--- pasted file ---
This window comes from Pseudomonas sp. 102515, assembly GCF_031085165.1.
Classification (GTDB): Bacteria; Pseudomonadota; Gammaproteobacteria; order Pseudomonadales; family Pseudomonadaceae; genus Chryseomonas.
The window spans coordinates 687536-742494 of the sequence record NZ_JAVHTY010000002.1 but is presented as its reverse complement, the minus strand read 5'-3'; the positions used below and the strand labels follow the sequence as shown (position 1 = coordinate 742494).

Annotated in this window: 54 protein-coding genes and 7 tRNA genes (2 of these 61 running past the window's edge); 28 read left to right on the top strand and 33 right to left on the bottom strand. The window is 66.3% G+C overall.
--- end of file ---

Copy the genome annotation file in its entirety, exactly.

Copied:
This window comes from Pseudomonas sp. 102515, assembly GCF_031085165.1.
Classification (GTDB): Bacteria; Pseudomonadota; Gammaproteobacteria; order Pseudomonadales; family Pseudomonadaceae; genus Chryseomonas.
The window spans coordinates 687536-742494 of the sequence record NZ_JAVHTY010000002.1 but is presented as its reverse complement, the minus strand read 5'-3'; the positions used below and the strand labels follow the sequence as shown (position 1 = coordinate 742494).

Annotated in this window: 54 protein-coding genes and 7 tRNA genes (2 of these 61 running past the window's edge); 28 read left to right on the top strand and 33 right to left on the bottom strand. The window is 66.3% G+C overall.